22 Types of Yarns In Textile – Explained!!!

Yarn is a collective term of linear assembles of fibers or filaments that are twisted together to impart strength or they can laid together to form a continuous strand that is suitable to manufacture fabric.

There are different types of yarns available. In this content, many of the important variants are discussed. Find it below!

What are the types of Yarns?

Yarns can be classified into different categories. Again, you will get special types of yarns. to find out all the types of yarns.

According to broad classification:

Yarn can be broadly classified into two categories:

Yarns can be classified in many ways. There are different types of yarns available. Broadly yarn can be classified into two categories:

  • Staple yarn
  • Filament yarn

A brief discussion on these two topic is given below!

  • Staple yarn

A staple-spun yarn is a linear assembly of fibers. Usually the fibers are held together by the insertion of twist, to form a continuous strand that is smaller in cross-section but of a particular specified length. 

Fabrics are produced from yarns by different techniques like weaving, knitting etc. Staple yarns can be sub-divided into different categories based on their length, no. of ply, twist direction, spinning method etc. We will discuss each of them below.

Staple-spun yarn can be classified into two categories according to their length: 

  • Short staple yarn: A staple fiber has a length of between 10 and 500mm. Short staple fiber has a maximum length of 60mm (cotton fiber is a short staple at about 25–45mm).
  • Long staple yarn: Long staple fiber has a length of more than 60mm (wool fiber is a long staple at about 60–150mm).

According to twist direction:

  • S twist yarn

If twisted in clockwise direction, then the yarn is called S twist yarn. The inclination angle provides it an English alphabetic S like look.

  • Z twist yarn

If twisted in anti-clockwise direction, then the yarn is called Z twist yarn. The inclination angle provides it an English alphabetic Z like look.

  • Zero twist yarn

By wrapping of the soluble filament with untwisted staple fibers zero twist or twist less yarn is produced. For wrapping purpose, hot water soluble filaments are required. 

After weaving, these filaments are softened in hot water throughout processing. Thus twist less figure is achieved, therefore, it is called zero twist yarn.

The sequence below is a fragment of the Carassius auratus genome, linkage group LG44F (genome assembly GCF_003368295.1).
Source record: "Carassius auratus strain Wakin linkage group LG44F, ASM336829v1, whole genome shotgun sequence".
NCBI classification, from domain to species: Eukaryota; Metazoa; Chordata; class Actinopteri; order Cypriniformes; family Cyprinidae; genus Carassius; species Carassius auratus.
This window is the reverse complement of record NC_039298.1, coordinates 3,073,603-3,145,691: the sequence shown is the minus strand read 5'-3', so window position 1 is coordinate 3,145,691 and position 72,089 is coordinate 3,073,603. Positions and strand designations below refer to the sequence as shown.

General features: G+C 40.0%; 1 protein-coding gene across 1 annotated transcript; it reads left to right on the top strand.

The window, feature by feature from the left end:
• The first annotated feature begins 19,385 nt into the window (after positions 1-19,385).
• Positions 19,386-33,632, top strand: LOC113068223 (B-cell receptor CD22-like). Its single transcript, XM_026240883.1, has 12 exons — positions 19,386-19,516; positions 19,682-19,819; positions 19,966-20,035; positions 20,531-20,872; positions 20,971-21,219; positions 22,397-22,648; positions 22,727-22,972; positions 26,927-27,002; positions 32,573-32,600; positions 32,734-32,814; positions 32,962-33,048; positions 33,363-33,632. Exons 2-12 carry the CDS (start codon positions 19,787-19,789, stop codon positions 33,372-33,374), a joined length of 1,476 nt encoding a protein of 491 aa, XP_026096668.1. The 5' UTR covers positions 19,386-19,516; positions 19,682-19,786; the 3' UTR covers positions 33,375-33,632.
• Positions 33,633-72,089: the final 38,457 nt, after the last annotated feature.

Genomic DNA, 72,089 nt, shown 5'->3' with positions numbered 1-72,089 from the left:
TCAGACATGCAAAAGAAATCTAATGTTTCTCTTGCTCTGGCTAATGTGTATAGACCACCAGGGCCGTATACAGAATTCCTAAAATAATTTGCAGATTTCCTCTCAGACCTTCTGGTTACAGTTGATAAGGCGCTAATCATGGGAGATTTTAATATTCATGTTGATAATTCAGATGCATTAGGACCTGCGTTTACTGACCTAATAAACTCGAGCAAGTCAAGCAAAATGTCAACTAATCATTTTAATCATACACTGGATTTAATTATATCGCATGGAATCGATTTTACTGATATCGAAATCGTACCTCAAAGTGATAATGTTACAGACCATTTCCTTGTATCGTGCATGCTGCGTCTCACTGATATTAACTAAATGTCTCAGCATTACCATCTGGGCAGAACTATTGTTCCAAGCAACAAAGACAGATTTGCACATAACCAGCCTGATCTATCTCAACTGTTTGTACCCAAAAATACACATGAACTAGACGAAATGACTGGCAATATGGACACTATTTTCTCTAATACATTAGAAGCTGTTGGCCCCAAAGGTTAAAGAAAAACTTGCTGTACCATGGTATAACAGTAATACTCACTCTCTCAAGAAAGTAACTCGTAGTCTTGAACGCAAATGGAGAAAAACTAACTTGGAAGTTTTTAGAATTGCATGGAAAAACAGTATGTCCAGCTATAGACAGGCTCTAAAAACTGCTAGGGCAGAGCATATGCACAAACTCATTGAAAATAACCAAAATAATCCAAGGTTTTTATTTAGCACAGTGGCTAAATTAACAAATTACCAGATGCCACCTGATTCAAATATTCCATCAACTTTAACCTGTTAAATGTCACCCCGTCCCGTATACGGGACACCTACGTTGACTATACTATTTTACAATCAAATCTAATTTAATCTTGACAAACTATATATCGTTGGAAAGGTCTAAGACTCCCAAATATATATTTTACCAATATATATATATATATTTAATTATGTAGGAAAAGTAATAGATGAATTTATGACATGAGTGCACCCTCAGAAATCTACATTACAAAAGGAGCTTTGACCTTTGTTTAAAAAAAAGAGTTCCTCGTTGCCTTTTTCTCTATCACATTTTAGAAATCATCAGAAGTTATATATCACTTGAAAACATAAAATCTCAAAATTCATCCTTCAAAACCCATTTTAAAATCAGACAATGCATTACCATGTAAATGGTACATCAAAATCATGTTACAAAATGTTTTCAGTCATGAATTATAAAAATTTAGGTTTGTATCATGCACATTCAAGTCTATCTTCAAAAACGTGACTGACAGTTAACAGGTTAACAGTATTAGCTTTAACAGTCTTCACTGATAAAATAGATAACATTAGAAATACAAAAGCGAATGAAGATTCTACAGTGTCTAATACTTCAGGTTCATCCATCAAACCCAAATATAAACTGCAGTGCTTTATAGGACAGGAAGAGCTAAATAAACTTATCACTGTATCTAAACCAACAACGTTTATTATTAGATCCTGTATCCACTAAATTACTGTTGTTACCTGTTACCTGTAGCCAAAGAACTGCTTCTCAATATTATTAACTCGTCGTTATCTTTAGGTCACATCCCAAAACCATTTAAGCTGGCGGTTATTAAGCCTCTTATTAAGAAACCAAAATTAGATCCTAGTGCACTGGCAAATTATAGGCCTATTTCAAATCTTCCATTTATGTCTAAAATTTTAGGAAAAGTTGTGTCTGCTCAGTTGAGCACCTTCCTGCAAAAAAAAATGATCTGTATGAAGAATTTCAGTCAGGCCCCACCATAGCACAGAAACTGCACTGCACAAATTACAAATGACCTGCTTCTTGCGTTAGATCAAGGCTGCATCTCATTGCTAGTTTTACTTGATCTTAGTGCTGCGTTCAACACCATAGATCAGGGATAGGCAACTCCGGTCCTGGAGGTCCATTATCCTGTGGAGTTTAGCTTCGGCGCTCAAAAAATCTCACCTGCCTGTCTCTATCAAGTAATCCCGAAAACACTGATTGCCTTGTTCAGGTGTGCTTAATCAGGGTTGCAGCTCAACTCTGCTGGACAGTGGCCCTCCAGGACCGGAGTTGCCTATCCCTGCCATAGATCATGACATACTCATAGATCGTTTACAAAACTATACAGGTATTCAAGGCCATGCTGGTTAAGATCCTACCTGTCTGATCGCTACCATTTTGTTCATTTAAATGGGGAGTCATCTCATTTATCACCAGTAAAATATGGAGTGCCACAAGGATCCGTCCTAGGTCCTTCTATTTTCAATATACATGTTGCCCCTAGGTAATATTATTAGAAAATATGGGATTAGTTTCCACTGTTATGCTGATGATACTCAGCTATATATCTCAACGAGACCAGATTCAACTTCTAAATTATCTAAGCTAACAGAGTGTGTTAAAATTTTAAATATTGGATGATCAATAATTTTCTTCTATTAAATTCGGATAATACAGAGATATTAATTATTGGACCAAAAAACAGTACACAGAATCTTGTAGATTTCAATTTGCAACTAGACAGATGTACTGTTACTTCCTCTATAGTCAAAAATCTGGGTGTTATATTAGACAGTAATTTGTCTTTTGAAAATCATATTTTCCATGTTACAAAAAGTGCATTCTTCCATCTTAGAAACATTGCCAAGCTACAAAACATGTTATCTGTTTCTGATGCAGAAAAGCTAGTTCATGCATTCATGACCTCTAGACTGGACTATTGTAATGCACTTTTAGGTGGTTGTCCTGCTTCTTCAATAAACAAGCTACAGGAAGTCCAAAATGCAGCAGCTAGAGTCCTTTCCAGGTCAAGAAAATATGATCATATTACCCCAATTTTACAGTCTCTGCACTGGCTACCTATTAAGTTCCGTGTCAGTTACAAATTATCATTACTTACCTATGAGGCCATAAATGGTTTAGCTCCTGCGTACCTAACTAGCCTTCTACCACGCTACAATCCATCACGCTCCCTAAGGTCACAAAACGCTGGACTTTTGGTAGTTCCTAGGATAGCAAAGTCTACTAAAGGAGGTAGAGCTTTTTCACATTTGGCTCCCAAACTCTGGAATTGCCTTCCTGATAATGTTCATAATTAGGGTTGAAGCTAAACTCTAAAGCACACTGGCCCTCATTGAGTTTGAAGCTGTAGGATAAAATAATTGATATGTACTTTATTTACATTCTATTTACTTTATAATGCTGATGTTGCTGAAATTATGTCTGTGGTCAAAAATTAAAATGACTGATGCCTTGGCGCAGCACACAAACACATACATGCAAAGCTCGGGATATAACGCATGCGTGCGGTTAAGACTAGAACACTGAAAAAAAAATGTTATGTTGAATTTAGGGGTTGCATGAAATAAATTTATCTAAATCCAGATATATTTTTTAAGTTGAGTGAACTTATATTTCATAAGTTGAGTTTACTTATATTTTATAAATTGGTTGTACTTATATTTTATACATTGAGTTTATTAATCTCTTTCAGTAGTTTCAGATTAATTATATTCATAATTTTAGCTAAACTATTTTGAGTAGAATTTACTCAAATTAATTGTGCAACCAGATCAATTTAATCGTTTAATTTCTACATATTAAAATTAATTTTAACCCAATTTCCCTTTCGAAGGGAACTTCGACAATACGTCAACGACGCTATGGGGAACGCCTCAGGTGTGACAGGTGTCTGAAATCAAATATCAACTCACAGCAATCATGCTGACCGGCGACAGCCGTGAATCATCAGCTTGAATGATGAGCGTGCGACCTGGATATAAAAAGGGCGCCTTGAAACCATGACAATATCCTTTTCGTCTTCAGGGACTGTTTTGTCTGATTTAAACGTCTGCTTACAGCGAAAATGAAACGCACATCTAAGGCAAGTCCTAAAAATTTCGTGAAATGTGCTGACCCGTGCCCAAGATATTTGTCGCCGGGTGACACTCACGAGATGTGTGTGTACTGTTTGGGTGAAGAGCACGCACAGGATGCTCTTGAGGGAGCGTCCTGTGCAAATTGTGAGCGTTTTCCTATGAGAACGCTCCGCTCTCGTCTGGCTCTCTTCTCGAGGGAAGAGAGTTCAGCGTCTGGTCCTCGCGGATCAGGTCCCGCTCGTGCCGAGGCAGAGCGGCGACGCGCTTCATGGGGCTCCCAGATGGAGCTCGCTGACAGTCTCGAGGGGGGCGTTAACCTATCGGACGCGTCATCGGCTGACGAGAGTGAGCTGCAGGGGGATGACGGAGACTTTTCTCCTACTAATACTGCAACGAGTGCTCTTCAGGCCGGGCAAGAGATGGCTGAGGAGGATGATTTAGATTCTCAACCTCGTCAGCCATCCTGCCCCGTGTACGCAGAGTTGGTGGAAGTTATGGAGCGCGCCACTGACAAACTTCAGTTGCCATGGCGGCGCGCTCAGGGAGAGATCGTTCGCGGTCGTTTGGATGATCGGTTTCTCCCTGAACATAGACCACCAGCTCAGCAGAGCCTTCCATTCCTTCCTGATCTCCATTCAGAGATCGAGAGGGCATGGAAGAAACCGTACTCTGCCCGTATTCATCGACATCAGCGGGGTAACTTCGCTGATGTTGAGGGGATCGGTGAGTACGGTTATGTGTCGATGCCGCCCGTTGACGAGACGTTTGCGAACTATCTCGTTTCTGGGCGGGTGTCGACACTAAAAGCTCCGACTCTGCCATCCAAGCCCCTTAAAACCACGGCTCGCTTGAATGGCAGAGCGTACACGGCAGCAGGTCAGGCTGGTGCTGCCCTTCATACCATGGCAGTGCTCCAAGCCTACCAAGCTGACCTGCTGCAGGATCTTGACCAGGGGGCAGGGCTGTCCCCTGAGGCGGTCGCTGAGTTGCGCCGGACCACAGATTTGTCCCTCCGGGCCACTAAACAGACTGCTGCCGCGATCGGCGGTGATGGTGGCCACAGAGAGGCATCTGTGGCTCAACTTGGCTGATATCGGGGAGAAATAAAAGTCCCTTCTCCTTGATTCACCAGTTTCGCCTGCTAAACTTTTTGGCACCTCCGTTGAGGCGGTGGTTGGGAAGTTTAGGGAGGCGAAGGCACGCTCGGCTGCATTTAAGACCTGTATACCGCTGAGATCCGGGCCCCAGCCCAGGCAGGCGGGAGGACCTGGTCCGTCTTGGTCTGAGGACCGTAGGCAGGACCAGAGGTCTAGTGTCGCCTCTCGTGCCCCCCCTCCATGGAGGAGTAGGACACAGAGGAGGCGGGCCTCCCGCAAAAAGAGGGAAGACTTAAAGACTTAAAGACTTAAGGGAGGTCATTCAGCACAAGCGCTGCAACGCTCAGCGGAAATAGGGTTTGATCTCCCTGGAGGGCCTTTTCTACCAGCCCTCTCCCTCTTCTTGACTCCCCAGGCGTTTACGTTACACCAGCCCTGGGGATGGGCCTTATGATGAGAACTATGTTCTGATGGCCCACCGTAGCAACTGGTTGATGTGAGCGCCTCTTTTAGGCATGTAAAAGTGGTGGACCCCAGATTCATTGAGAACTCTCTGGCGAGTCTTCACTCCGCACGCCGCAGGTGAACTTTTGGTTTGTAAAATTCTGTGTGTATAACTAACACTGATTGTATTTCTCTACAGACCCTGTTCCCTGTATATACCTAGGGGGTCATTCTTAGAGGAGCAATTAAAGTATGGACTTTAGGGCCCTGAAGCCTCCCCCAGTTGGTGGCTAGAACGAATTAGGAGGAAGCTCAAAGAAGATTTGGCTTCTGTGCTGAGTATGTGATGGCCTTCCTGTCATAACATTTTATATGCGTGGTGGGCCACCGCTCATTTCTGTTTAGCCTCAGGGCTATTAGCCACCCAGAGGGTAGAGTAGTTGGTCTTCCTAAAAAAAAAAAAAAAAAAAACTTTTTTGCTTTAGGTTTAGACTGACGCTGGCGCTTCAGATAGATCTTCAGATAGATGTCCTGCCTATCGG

The fibers are held together by adhesives, not by the twist, and are often laid over a continuous filament core.

  • Filament yarn

Filament yarn is a collective form of twisted or without twisted strands of filaments. Here, each of the filaments runs the complete length of yarn. 50-100 filaments may be present in the multifilament.

Filament yarns are of two types:

  • Monofilament
  • Multi filament

Types of Yarns according to process sequences of manufacturing:

  • Carded yarn

Carded yarns are produced from fibers that are only carded. These fibers are not combed. Carded yarn is spun in ring spinning machine. They have dirt or seed coats too. Also they have short staple fibers. 

  • Combed yarn

Both carding and combing process are carried out for combed yarn. Normally it is being manufactured by ring spinning system. Beyond carding, combing is an additional process. Additional short fibers, trash, neps are removed in this process. 

Again, fibers are arranged in a highly parallel order. This enables to produce a high quality yarn that has excellent strength and evenness. For good quality fine yarns, combing process is actually carried out.

Types of Yarns according to formation of yarn or system of twist insertion:

  • Ring yarn

This is the most widely used method of staple-fiber yarn production. The fibers are twisted around each other to give strength to the yarn. 

By ring spinning machine ring spun yarn is formed. A combination of ring and traveler is used to insert twist in the yarn. Ring yarns can be coarse or fine. 

Opening, blending, carding, carding, drawing, simplex, ring spinning etc processes are successively carried out for ring yarn.

Types of ring yarn:

  • Compact yarn
  • Siro-spun yarn
  • Rotor yarn

In rotor spinning machine rotor yarn is formed by the twisting of rotor. Short fibers can also be used to produce this fiber. Rotor yarn is comparatively coarse. They are called open end yarn also.

  • Vortex yarn

Vortex is also an open end yarn that is manufactured in vortex spinning machine. The fineness of vortex yarn is coarse to medium fine. 

  • Air-jet yarn

Air jet yarn is a false twist or zero twist yarn. Like vortex and rotor yarn, air-jet is also an open end yarn. Air-jet yarns are manufactured in air-jet spinning machine.

Types of Yarns according to use:

  • Woven yarn

If the yarn is manufactured to produce woven cloth then it is called woven yarn. According to the direction woven yarn is categorized into two sub-sections like warp and weft. 

The yarns of lengthwise direction are called warp yarns. Whereas if the yarns are used in the widthwise direction, they are called weft yarns. Warp yarns are stronger than wefts because they have to withstand the weaving tension.

Types of woven yarn:

  • Warp
  • Weft
  • Knit yarn

The yarns produced for knitting purpose are called knitted yarns. They are soft and low twisted yarns.

Types of yarns according to no. of strand:

  • Single yarn

Single yarns are made from single filament or from group of staple or filament fibers. The fibers are twisted together to form desirable single yarn. 

20s Ne, 30s Ne, 40/1 ne etc are the example count of single yarn. Single yarns cover mono filament, multifilament and also spun yarns.